Local group working to revive Gay Ski Week

From left, Doug Ford, Wendy Jacobs Hampton and Rosie Cusack (not pictured: Casey Nay) are working to bring back Telluride Gay Ski Week as a locally produced event. [Photo by Stephen Elliott]


Earlier this month it became clear that Telluride Gay Ski Week — the weeklong series of events and parties held each February — was in trouble. The Telluride Mountain Village Owners Association, longtime sponsors of the event, declined to support it in 2016, and the Dallas-based production company that has put the event on for the last nine years indicated it was looking for a way out.

That’s where a group of four local residents comes in. Rosie Cusack, Doug Ford, Wendy Jacobs Hampton and Casey Nay make up the group of concerned locals looking to revive Gay Ski Week, as well as make its events more accessible to the local community.  

“We have always wanted to see Gay Ski Week as a locally produced and run week of events, and this was our opportunity,” Cusack said. “Our excitement and commitment as a team to this is without question far beyond anything anyone from anywhere else in the country could have.”

All four have been involved with the Telluride AIDS Benefit in years past, and the two events have traditionally been held the same week. Additionally, Ford serves on the TAB Board of Directors. 

Nay will contribute to graphic design, marketing and branding, and Jacobs Hampton brings to the table her experience as the founder of event planning company Soiree Telluride. 

The new organizers hope their version of Gay Ski Week is more open to the community at large. In years past, they said, the week’s events have seemed separate from the local community, and residents have found it difficult to take part. 

“We think both communities [Telluride and Mountain Village] have wanted to be involved in the past but haven’t really known how to find their way to the party. This year the whole town will be invited, and we’re going to blow it out,” Jacobs Hampton said. 

“We’re trying to open the doors and make this accessible to anyone,” Nay added. “I’m excited to bring the community into this more, and have them be part of this event and grow it and expand our reach.” 

Once it became clear that Gay Ski Week might be in danger of disappearing in 2016, a task force was formed with representatives from the towns of Telluride and Mountain Village (council members Sean Murphy and Laila Benitez, respectively), Telluride Ski & Golf (Executive Vice President Robert Stenhammer), Telluride Tourism Board (President and CEO Michael Martelon) and TMVOA (Executive Director Anton Benitez).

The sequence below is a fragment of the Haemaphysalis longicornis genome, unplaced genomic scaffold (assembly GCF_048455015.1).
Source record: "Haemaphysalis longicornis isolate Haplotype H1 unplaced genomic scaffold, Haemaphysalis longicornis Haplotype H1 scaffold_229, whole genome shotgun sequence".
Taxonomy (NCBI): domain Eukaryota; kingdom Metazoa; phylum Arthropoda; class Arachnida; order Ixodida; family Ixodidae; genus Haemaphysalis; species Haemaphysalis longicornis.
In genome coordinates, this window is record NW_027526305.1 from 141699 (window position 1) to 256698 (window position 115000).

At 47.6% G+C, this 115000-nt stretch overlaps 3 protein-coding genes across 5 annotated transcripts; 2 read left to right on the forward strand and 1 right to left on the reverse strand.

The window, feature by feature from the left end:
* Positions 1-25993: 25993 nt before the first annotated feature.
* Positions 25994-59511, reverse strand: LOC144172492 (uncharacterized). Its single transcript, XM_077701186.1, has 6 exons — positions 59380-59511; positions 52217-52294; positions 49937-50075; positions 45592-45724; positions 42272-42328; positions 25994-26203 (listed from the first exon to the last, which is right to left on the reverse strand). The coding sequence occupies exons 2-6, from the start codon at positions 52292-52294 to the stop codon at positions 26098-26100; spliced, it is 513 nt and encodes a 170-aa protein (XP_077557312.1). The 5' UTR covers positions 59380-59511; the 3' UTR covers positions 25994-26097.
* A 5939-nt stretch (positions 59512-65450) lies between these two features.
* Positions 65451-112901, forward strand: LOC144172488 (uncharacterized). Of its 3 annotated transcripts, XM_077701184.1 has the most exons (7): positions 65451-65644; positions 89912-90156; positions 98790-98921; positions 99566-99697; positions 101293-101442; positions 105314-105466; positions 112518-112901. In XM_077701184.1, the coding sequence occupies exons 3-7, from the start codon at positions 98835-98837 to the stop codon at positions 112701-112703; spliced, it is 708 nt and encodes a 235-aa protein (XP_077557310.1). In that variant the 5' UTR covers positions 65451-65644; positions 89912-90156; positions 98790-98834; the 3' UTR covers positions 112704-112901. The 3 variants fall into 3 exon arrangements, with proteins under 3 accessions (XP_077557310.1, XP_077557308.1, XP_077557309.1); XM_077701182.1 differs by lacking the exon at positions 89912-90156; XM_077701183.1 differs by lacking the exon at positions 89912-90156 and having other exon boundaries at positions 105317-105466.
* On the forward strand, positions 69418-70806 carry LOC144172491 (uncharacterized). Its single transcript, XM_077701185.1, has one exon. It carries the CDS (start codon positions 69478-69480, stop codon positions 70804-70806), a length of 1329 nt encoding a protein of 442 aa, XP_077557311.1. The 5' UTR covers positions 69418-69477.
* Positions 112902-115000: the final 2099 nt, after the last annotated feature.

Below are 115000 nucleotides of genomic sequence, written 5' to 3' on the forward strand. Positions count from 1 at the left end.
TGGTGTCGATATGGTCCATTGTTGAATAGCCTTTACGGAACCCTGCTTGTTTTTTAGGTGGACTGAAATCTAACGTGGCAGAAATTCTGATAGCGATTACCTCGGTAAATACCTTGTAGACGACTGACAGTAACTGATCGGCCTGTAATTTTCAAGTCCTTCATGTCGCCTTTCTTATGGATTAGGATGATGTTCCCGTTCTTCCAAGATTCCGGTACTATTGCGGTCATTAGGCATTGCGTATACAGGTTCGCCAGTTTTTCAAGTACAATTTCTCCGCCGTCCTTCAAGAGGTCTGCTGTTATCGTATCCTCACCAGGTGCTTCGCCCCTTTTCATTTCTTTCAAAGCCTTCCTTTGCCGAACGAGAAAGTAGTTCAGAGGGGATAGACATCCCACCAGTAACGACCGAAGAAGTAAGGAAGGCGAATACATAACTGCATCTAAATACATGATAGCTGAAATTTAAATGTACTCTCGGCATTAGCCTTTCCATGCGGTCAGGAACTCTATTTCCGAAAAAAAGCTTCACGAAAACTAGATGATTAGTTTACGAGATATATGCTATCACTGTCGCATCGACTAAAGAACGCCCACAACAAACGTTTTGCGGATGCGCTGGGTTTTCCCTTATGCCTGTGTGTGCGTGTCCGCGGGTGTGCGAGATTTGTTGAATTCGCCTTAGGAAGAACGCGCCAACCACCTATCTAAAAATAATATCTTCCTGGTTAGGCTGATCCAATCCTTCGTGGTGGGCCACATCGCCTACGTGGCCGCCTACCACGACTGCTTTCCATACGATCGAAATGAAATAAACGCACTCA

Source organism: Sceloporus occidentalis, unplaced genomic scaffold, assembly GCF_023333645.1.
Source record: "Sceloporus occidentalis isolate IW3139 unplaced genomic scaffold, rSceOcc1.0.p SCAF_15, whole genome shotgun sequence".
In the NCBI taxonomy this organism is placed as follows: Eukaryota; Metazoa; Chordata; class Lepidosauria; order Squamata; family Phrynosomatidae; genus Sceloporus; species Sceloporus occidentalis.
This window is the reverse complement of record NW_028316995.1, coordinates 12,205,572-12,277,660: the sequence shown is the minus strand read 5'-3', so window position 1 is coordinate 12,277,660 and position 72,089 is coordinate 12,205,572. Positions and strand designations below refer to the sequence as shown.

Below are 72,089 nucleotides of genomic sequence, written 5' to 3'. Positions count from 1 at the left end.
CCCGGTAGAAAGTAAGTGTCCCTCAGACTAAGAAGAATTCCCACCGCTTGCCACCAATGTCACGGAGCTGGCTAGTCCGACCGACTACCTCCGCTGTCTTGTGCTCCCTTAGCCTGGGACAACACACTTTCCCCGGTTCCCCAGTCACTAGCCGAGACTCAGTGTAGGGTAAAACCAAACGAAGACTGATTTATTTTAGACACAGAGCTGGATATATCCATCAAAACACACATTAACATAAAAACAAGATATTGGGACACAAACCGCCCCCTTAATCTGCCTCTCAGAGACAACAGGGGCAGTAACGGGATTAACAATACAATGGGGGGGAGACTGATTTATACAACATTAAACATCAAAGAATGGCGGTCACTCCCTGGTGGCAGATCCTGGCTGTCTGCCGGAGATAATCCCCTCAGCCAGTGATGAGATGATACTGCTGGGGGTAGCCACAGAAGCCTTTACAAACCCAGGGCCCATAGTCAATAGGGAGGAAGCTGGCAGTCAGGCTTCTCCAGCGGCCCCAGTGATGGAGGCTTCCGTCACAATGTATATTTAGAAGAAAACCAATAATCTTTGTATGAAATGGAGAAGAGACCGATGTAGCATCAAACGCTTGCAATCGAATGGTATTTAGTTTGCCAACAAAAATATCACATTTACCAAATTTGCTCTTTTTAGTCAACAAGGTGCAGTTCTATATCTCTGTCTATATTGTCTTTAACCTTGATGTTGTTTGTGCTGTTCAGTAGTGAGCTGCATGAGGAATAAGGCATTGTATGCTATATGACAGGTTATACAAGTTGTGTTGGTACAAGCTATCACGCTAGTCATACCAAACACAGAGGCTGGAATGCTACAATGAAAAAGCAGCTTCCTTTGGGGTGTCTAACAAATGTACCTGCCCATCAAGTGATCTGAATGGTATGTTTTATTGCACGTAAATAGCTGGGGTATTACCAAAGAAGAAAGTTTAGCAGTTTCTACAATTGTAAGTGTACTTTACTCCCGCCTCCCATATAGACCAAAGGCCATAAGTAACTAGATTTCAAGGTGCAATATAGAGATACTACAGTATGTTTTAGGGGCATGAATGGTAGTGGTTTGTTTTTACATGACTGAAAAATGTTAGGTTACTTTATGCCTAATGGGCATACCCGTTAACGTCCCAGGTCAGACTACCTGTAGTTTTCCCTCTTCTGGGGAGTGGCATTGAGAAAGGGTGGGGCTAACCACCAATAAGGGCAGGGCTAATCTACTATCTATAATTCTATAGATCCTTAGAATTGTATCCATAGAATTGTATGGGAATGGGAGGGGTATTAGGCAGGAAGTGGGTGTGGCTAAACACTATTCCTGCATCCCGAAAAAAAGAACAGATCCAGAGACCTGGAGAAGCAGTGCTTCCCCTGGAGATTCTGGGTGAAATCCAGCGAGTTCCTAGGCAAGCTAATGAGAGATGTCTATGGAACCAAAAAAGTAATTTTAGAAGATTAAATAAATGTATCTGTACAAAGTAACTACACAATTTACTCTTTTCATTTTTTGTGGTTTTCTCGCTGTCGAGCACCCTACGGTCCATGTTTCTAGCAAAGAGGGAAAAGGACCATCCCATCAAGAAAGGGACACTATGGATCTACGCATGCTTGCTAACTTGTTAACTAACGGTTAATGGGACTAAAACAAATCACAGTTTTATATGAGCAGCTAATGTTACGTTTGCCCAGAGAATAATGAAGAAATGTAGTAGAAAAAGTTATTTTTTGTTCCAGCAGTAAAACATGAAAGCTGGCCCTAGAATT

“There was a pretty broad consensus among the Telluride Town Council and the broader community that this was something that we wanted to keep in our market,” Murphy said. The task force solicited interest from local organizations and individuals who might be willing to take on Gay Ski Week. 

“This group was the first, and only that I’m aware of, that stepped up,” Murphy added. “We as a task force met with them and made it clear that we liked their proposal and would like to be supportive of them in any way we can.” 

Now, the local group is tasked with soliciting support from local governments, businesses, individuals and national sponsors. At Tuesday’s Telluride Town Council meeting, the group asked for $25,000 and they plan to ask for the same at the Mountain Village Town Council meeting Thursday.

The group will hold a meet-and-greet and celebration on election night, Nov. 3, at Esperanza’s starting at 7:30 p.m. Telluride Gay Ski Week 2016 is scheduled for Feb. 20-27. The group will be rolling out a social media presence in the weeks to come, and those interested can sign up to be notified of updates at telluridegayski.com.  

Cusack teased that Telluride’s homegrown celebrity, Olympic skier Gus Kenworthy, who came out on the cover of ESPN The Magazine last week, would be in attendance for part of the 2016 Gay Ski Week if his competition schedule allows. 

The organizers said that, despite Gay Ski Week’s importance to the community and to the local economy, the main reason they took it over was for fun. 

“I always tell my friends that [Gay Ski Week] is the social event of the winter. If you can only make one thing, it better be that week because it’s the best week of the year,” Nay said. “Hopefully, with the changes we’re bringing to the table, it’ll be an even better week.”